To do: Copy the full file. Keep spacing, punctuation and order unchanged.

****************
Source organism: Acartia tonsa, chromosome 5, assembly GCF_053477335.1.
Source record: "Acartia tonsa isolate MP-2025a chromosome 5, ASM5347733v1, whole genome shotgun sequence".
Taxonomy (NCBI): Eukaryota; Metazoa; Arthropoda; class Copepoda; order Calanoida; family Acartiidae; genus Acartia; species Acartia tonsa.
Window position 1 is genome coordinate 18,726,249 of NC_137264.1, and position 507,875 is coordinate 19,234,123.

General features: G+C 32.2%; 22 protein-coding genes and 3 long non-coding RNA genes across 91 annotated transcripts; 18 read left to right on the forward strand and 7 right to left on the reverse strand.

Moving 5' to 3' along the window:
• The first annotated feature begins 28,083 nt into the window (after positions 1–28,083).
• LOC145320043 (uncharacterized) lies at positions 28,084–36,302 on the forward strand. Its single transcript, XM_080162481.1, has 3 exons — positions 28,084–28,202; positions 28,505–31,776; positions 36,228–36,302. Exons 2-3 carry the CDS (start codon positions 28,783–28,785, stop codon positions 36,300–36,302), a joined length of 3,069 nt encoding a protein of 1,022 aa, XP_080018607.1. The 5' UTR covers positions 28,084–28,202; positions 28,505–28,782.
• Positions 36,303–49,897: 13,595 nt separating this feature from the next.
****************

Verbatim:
Source organism: Acartia tonsa, chromosome 5, assembly GCF_053477335.1.
Source record: "Acartia tonsa isolate MP-2025a chromosome 5, ASM5347733v1, whole genome shotgun sequence".
Taxonomy (NCBI): Eukaryota; Metazoa; Arthropoda; class Copepoda; order Calanoida; family Acartiidae; genus Acartia; species Acartia tonsa.
Window position 1 is genome coordinate 18,726,249 of NC_137264.1, and position 507,875 is coordinate 19,234,123.

General features: G+C 32.2%; 22 protein-coding genes and 3 long non-coding RNA genes across 91 annotated transcripts; 18 read left to right on the forward strand and 7 right to left on the reverse strand.

Moving 5' to 3' along the window:
• The first annotated feature begins 28,083 nt into the window (after positions 1–28,083).
• LOC145320043 (uncharacterized) lies at positions 28,084–36,302 on the forward strand. Its single transcript, XM_080162481.1, has 3 exons — positions 28,084–28,202; positions 28,505–31,776; positions 36,228–36,302. Exons 2-3 carry the CDS (start codon positions 28,783–28,785, stop codon positions 36,300–36,302), a joined length of 3,069 nt encoding a protein of 1,022 aa, XP_080018607.1. The 5' UTR covers positions 28,084–28,202; positions 28,505–28,782.
• Positions 36,303–49,897: 13,595 nt separating this feature from the next.